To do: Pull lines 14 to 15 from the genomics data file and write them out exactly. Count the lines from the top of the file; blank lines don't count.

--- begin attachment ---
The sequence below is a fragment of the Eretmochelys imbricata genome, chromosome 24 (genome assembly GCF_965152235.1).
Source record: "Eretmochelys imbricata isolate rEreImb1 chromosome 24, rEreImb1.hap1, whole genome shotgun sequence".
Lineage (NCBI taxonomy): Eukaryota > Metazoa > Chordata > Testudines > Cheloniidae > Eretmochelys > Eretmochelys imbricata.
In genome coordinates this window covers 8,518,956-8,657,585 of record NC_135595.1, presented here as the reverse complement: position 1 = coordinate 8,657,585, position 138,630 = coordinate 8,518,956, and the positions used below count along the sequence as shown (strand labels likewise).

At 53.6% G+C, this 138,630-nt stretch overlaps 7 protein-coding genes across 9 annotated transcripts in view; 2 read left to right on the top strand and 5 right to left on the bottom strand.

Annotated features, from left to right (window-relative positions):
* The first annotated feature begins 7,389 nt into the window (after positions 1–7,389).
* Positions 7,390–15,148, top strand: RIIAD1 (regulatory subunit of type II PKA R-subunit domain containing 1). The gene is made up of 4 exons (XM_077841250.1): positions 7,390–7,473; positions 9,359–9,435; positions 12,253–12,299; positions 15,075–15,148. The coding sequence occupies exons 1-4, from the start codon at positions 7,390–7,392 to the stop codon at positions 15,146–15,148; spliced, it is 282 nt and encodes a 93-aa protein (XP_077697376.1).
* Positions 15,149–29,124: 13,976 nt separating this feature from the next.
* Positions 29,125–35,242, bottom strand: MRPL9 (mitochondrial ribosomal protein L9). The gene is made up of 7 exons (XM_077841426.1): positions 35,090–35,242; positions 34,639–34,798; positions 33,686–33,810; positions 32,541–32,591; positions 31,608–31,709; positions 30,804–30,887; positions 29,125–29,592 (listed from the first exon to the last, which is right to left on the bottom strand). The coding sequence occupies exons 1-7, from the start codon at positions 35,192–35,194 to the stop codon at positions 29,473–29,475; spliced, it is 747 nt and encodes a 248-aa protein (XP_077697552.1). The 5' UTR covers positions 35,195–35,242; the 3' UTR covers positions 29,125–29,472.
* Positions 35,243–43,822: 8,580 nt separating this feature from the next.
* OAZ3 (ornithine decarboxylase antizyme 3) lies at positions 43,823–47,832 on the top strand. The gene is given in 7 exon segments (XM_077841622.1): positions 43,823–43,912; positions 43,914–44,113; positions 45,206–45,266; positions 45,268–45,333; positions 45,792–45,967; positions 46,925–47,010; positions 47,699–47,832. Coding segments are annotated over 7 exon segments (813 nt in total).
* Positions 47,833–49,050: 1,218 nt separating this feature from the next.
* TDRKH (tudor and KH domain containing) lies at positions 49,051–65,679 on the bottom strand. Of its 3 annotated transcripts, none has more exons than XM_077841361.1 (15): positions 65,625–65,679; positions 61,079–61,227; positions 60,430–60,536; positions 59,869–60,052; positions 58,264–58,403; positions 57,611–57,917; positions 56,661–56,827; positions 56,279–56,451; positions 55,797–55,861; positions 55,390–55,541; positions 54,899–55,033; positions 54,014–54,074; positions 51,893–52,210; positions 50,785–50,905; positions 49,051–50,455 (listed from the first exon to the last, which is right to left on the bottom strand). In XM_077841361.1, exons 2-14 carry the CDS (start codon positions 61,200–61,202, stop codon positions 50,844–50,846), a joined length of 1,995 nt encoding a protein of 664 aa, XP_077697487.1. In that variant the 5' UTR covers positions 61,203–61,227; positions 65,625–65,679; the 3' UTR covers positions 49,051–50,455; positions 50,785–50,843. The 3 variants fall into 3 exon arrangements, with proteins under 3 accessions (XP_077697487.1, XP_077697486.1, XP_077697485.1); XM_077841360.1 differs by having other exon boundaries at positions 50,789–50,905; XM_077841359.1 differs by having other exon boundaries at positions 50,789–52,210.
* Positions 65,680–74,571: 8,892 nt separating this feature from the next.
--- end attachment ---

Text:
* TDRKH (tudor and KH domain containing) lies at positions 49,051–65,679 on the bottom strand. Of its 3 annotated transcripts, none has more exons than XM_077841361.1 (15): positions 65,625–65,679; positions 61,079–61,227; positions 60,430–60,536; positions 59,869–60,052; positions 58,264–58,403; positions 57,611–57,917; positions 56,661–56,827; positions 56,279–56,451; positions 55,797–55,861; positions 55,390–55,541; positions 54,899–55,033; positions 54,014–54,074; positions 51,893–52,210; positions 50,785–50,905; positions 49,051–50,455 (listed from the first exon to the last, which is right to left on the bottom strand). In XM_077841361.1, exons 2-14 carry the CDS (start codon positions 61,200–61,202, stop codon positions 50,844–50,846), a joined length of 1,995 nt encoding a protein of 664 aa, XP_077697487.1. In that variant the 5' UTR covers positions 61,203–61,227; positions 65,625–65,679; the 3' UTR covers positions 49,051–50,455; positions 50,785–50,843. The 3 variants fall into 3 exon arrangements, with proteins under 3 accessions (XP_077697487.1, XP_077697486.1, XP_077697485.1); XM_077841360.1 differs by having other exon boundaries at positions 50,789–50,905; XM_077841359.1 differs by having other exon boundaries at positions 50,789–52,210.
* Positions 65,680–74,571: 8,892 nt separating this feature from the next.